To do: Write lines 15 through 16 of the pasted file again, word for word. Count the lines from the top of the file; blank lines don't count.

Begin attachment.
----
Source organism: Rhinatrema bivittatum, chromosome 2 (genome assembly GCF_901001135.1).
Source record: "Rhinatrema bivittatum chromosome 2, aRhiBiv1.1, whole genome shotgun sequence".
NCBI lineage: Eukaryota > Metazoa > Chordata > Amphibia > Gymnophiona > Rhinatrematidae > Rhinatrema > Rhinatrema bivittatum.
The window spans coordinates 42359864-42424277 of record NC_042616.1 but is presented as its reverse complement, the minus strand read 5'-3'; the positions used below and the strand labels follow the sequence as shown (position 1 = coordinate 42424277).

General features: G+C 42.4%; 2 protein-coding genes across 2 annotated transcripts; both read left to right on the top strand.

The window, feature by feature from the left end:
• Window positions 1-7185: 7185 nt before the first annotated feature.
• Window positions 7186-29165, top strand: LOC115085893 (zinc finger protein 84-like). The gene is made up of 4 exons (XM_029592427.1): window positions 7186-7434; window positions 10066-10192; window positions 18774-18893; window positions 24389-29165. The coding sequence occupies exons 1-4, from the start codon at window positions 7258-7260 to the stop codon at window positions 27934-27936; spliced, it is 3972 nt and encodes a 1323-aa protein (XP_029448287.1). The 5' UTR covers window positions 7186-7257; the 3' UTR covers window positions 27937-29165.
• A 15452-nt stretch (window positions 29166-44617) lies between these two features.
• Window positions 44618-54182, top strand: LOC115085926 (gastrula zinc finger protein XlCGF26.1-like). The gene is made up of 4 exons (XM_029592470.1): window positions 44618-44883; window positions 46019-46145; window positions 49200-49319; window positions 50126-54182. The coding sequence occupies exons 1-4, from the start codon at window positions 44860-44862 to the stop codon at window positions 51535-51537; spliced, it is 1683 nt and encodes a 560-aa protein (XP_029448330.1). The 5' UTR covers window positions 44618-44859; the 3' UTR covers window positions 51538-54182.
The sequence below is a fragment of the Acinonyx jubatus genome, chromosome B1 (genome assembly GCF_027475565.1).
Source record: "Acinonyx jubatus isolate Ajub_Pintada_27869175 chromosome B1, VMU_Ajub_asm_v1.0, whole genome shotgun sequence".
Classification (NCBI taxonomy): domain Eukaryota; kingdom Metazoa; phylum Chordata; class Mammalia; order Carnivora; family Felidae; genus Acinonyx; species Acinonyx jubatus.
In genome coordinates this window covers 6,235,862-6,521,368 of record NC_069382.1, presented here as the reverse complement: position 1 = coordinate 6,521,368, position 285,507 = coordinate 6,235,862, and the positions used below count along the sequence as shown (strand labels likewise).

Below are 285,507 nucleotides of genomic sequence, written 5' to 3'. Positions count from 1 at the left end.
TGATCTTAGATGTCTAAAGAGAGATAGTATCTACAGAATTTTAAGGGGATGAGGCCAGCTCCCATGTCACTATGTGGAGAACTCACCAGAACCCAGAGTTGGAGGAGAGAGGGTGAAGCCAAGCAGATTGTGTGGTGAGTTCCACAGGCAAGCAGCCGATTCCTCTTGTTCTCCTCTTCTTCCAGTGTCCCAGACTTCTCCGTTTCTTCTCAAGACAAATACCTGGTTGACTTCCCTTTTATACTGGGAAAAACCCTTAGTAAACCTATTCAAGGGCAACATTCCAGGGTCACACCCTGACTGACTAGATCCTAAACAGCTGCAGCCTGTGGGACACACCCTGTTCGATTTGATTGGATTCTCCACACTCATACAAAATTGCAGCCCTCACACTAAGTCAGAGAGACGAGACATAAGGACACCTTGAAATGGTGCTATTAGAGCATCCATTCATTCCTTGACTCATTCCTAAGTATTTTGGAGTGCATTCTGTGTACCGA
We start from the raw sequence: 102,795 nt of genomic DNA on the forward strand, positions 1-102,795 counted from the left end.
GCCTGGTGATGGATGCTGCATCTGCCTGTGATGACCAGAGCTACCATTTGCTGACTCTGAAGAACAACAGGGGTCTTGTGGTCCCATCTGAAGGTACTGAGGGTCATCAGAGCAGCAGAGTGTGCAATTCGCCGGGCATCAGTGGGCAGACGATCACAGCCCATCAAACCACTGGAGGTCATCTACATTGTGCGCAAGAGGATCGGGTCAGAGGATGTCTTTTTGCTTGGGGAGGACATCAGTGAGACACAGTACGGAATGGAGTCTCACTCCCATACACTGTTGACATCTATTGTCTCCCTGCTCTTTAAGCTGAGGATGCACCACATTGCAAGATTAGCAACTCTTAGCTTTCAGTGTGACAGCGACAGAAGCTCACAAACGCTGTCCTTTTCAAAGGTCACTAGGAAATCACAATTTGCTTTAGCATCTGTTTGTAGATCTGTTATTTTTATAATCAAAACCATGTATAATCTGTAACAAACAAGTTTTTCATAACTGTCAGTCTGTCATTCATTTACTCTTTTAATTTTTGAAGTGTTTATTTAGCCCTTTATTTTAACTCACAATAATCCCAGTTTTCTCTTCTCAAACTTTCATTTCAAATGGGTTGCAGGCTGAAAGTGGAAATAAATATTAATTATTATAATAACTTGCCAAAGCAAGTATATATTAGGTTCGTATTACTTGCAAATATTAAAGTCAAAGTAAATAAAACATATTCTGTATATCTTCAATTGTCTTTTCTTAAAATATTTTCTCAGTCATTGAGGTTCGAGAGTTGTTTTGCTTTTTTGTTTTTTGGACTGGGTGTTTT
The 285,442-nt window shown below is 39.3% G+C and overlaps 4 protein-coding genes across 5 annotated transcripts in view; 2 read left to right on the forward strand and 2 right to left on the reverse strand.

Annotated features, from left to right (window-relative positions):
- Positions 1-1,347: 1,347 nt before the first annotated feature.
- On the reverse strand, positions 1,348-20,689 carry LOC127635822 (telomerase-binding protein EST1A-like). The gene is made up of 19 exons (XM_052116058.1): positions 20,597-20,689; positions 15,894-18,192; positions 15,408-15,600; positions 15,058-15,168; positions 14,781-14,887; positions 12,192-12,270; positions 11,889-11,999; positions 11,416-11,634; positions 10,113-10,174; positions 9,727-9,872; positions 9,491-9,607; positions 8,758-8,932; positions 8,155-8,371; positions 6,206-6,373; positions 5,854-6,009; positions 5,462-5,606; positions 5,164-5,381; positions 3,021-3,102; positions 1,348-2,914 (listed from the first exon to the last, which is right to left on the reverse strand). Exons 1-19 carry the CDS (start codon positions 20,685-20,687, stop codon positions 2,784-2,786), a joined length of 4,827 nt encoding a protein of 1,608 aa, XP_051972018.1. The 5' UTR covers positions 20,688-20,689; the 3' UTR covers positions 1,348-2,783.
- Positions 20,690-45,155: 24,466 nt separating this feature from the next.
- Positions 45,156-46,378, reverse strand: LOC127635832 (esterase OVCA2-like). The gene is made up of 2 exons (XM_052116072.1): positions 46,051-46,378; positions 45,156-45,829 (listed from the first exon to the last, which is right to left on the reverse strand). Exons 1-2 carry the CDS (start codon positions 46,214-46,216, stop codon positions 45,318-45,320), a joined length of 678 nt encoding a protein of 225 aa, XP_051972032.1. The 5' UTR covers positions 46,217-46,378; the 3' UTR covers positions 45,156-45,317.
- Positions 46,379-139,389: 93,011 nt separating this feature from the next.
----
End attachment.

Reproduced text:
Below are 285,507 nucleotides of genomic sequence, written 5' to 3'. Positions count from 1 at the left end.
TGATCTTAGATGTCTAAAGAGAGATAGTATCTACAGAATTTTAAGGGGATGAGGCCAGCTCCCATGTCACTATGTGGAGAACTCACCAGAACCCAGAGTTGGAGGAGAGAGGGTGAAGCCAAGCAGATTGTGTGGTGAGTTCCACAGGCAAGCAGCCGATTCCTCTTGTTCTCCTCTTCTTCCAGTGTCCCAGACTTCTCCGTTTCTTCTCAAGACAAATACCTGGTTGACTTCCCTTTTATACTGGGAAAAACCCTTAGTAAACCTATTCAAGGGCAACATTCCAGGGTCACACCCTGACTGACTAGATCCTAAACAGCTGCAGCCTGTGGGACACACCCTGTTCGATTTGATTGGATTCTCCACACTCATACAAAATTGCAGCCCTCACACTAAGTCAGAGAGACGAGACATAAGGACACCTTGAAATGGTGCTATTAGAGCATCCATTCATTCCTTGACTCATTCCTAAGTATTTTGGAGTGCATTCTGTGTACCGA